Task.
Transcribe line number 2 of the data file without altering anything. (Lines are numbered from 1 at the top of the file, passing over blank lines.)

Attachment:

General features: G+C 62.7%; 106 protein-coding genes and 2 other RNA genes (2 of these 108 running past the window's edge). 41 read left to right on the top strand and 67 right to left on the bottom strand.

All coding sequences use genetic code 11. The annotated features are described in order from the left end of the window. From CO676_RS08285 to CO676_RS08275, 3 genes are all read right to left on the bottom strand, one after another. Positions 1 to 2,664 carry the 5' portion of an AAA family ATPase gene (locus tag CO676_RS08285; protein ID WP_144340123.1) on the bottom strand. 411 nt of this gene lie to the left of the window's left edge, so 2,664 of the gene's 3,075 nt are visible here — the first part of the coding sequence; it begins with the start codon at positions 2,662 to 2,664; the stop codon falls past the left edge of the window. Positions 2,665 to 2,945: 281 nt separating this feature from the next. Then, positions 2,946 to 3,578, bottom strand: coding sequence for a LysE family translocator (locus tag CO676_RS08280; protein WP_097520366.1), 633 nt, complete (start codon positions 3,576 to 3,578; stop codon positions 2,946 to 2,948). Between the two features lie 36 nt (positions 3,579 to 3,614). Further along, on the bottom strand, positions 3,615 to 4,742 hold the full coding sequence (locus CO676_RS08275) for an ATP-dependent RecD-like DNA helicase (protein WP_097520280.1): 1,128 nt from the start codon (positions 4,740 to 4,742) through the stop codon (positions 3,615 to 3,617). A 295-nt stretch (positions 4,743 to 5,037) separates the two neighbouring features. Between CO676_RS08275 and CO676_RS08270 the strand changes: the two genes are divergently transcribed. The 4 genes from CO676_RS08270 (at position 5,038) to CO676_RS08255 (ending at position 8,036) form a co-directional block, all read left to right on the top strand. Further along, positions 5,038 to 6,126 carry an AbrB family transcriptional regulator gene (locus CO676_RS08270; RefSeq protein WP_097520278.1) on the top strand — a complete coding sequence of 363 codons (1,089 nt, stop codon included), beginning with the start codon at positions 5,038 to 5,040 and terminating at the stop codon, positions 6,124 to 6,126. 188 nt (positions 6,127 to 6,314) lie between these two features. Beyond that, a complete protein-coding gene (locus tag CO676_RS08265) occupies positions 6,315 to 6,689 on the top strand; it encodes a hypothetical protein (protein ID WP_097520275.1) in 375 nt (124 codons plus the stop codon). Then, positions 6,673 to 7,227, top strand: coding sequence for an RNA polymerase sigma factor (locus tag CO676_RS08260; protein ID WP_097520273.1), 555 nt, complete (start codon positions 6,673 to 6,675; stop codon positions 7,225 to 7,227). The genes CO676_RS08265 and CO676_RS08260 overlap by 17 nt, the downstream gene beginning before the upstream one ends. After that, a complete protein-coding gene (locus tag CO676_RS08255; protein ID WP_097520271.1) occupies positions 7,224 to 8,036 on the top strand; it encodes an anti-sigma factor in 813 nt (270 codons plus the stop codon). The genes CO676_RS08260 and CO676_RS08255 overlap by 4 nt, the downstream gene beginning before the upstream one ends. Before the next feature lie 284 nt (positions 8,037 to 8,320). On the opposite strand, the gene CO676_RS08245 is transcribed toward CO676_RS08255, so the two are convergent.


All coding sequences use genetic code 11. The annotated features are described in order from the left end of the window. From CO676_RS08285 to CO676_RS08275, 3 genes are all read right to left on the bottom strand, one after another. Positions 1 to 2,664 carry the 5' portion of an AAA family ATPase gene (locus tag CO676_RS08285; protein ID WP_144340123.1) on the bottom strand. 411 nt of this gene lie to the left of the window's left edge, so 2,664 of the gene's 3,075 nt are visible here — the first part of the coding sequence; it begins with the start codon at positions 2,662 to 2,664; the stop codon falls past the left edge of the window. Positions 2,665 to 2,945: 281 nt separating this feature from the next. Then, positions 2,946 to 3,578, bottom strand: coding sequence for a LysE family translocator (locus tag CO676_RS08280; protein WP_097520366.1), 633 nt, complete (start codon positions 3,576 to 3,578; stop codon positions 2,946 to 2,948). Between the two features lie 36 nt (positions 3,579 to 3,614). Further along, on the bottom strand, positions 3,615 to 4,742 hold the full coding sequence (locus CO676_RS08275) for an ATP-dependent RecD-like DNA helicase (protein WP_097520280.1): 1,128 nt from the start codon (positions 4,740 to 4,742) through the stop codon (positions 3,615 to 3,617). A 295-nt stretch (positions 4,743 to 5,037) separates the two neighbouring features. Between CO676_RS08275 and CO676_RS08270 the strand changes: the two genes are divergently transcribed. The 4 genes from CO676_RS08270 (at position 5,038) to CO676_RS08255 (ending at position 8,036) form a co-directional block, all read left to right on the top strand. Further along, positions 5,038 to 6,126 carry an AbrB family transcriptional regulator gene (locus CO676_RS08270; RefSeq protein WP_097520278.1) on the top strand — a complete coding sequence of 363 codons (1,089 nt, stop codon included), beginning with the start codon at positions 5,038 to 5,040 and terminating at the stop codon, positions 6,124 to 6,126. 188 nt (positions 6,127 to 6,314) lie between these two features. Beyond that, a complete protein-coding gene (locus tag CO676_RS08265) occupies positions 6,315 to 6,689 on the top strand; it encodes a hypothetical protein (protein ID WP_097520275.1) in 375 nt (124 codons plus the stop codon). Then, positions 6,673 to 7,227, top strand: coding sequence for an RNA polymerase sigma factor (locus tag CO676_RS08260; protein ID WP_097520273.1), 555 nt, complete (start codon positions 6,673 to 6,675; stop codon positions 7,225 to 7,227). The genes CO676_RS08265 and CO676_RS08260 overlap by 17 nt, the downstream gene beginning before the upstream one ends. After that, a complete protein-coding gene (locus tag CO676_RS08255; protein ID WP_097520271.1) occupies positions 7,224 to 8,036 on the top strand; it encodes an anti-sigma factor in 813 nt (270 codons plus the stop codon). The genes CO676_RS08260 and CO676_RS08255 overlap by 4 nt, the downstream gene beginning before the upstream one ends. Before the next feature lie 284 nt (positions 8,037 to 8,320). On the opposite strand, the gene CO676_RS08245 is transcribed toward CO676_RS08255, so the two are convergent.